The English bluebell (Hyacinthoides non-scripta) is a perennial wildflower bulb. Thriving best in their native British Isles, they are also widespread throughout Europe and North America.
Trumpet-shaped blooms have up-turned lips, which droop atop clumps that are about 12 to 18 inches tall and three to eight inches wide. Each flower grows six petals and produces creamy, white pollen.
Vigorously carpeting any woodland area, their deep blue-violet blooms come every mid to late spring. A sign that spring is in full swing, masse plantings put on a spectacular, fragrant show for five weeks, before going dormant by early summer.
They are easy to grow and care for and multiply plentifully every year. These naturalizers are hardy in USDA Zones 4 through 9.
Be careful not to confuse the English bluebell with its more invasive cousin, the Spanish bluebell (Hyacinthoides hispanica) which is known to be hardy down to Zone 3. The English bluebell can be differentiated by its darker flowers and narrow, recurved foliage.
Welcome these perennial wildflowers to woodland gardens, semi-shade hedgerows and fields. For striking color contrast, pair with companions such as wild garlic, aconites, and daffodils. Establish as a groundcover beneath trees, shrubs and rosebushes, and then enjoy them as cut flowers during their peak in April or May.
|Botanical Name||Hyacinthoides non-scripta|
|Common Name||English Bluebells|
|Plant Type||Perennial wildflower bulb|
|Mature Size||12 in. tall, 3 to 8 in. wide|
|Sun Exposure||Part shade|
|Soil Type||Clay, Chalk, Loam, Sand|
|Soil pH||Slightly acidic to slightly alkaline|
|Hardiness Zones||4 - 9, USA|
|Native Area||Europe (England)|
English Bluebell Care
Plant English bluebell bulbs in late summer. Work two to four inches of organic matter into the soil. Use a trowel to loosen the soil. Remove any weeds. Dig a hole about four inches deep or twice as deep as the bulb's length. Set the bulb vertically, the pointed end facing upwards. In groups of five or more, space them three to six inches apart. Cover each bulb with soil gently. Tamp down the top of the soil.
Overall, bluebells are easy to grow. Once established, just sit back and enjoy the delightful show every spring for years to come.
English bluebells prefer partial shade and are ideal for planting beneath deciduous trees. They will tolerate full shade or full sun.
Bluebells are usually grown from bulbs, which thrive in soil that is moist, well-drained, and moderately fertile. Overall, they adapt to all soil types and slightly acidic to slightly alkaline pH levels.
Water and Fertilizer
Water bulbs well after planting. To maintain slight moisture, water whenever the top two to four inches of soil dries. When growth appears, water only lightly. Overwatering may cause bulb rot.
As buds appear, give them high-potassium plant food every two weeks. Continue light watering after flowering until the foliage dies. When watered well for the first couple of seasons, English bluebells can multiply quickly in dry soil.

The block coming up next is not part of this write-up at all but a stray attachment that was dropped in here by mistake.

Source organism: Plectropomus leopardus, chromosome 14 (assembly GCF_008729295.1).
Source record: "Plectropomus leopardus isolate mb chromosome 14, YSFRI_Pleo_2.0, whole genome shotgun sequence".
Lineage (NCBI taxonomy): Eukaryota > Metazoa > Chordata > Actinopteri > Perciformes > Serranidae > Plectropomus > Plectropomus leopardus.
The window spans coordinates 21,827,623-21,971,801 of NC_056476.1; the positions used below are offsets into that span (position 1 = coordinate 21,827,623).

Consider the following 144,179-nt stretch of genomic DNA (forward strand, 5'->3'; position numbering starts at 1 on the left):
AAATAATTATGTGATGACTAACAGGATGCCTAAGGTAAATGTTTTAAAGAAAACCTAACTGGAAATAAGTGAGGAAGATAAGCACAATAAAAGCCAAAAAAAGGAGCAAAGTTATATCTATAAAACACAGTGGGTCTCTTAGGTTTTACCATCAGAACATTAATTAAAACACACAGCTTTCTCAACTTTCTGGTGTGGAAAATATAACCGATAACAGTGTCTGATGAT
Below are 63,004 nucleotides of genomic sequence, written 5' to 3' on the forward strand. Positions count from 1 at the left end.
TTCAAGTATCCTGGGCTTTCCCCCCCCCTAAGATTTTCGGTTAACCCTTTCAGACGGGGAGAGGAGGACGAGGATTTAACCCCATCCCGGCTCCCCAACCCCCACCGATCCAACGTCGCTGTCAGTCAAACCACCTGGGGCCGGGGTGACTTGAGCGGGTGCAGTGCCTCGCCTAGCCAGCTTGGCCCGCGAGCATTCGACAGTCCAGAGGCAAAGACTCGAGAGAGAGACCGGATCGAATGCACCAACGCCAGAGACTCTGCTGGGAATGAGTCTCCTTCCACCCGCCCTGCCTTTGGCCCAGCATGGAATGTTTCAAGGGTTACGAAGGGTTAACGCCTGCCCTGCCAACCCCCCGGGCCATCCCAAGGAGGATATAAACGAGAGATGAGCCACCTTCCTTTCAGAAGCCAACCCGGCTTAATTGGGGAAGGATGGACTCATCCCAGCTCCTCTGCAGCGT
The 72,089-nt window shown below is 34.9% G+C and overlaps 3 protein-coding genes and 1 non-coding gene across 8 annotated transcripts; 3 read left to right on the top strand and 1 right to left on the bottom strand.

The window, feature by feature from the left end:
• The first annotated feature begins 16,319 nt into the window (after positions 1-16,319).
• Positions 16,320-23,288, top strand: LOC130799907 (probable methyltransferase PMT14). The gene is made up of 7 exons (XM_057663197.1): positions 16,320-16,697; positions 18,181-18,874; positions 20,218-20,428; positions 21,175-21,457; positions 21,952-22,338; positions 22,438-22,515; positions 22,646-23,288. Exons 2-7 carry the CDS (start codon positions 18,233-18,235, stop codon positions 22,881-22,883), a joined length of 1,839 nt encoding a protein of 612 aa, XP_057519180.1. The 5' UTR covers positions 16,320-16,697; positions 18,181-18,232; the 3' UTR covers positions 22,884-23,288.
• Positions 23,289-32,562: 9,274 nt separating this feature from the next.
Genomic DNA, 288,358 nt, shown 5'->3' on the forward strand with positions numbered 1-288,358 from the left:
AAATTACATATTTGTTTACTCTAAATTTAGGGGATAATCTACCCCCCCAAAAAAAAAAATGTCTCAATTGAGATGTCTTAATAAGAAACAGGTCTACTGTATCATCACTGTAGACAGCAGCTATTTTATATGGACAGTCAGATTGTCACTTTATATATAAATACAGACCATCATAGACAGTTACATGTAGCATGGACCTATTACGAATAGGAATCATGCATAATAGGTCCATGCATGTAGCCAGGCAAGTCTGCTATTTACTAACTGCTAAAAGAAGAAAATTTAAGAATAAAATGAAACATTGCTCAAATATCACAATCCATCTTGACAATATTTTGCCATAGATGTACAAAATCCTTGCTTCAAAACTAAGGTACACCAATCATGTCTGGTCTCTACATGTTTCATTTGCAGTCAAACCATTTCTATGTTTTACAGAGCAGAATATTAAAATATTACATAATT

Are English Bluebells Toxic?
Both English and Spanish bluebells (and likely any hybrids) are toxic. The glycosides within are toxic to humans, dogs, horses, cows, etc when ingested.
These plants contain certain compounds to defend themselves from certain animals and insect pests. Still, butterflies, bees and hoverflies feed off their nectar. Bees sometimes bite a hole in the bottom of a bell to "steal" the nectar.
While bluebells are rarely used in modern medicine, ongoing research is exploring the possibility that they could help fight cancer.
Symptoms of Poisoning
Horses are believed to be especially sensitive to bluebell poisoning. Symptoms may include diarrhea, vomiting, abdominal pains, cold and moist skin, decreased temperature, and a decrease in urination
Consuming larger amounts of these plants may trigger the chemical action of the glycosides. More severe symptoms could occur such as hypotension, cardiac arrhythmias, and electrolyte imbalances.
Deadhead flowers and cut the foliage back of plants established in the ground.
Propagating English Bluebells
English bluebells are easily propagated by bulb division. Divide and transplant clumps after flowering. To propagate by seed, keep an eye out for seed pods that form where the flowers once were after the bloom period.
Sow ripe seeds in pots under a cold frame. Maintain shade and do not let the soil dry out completely. Note that it takes at least five years for a seed to develop into a bulb.
Growing English Bluebells in Containers
Hyacinthoides can also be grown in containers. Find a pot with good drainage holes. Fill with high-quality compost, organic matter, and grit.
Plant six inches deep and six inches apart. Cover with soil and water to maintain moisture. Set in full sun to part shade. If left in a container outdoors, bring inside and overwinter in a cool, dark place.
Usually, all bluebells remain free of pests and disease. They are resistant to deer, rabbits, rodents, and squirrels. Sometimes the parasitic fungus known as Uromyces muscari can cause bluebell rust. If this happens, treat with a fungicide.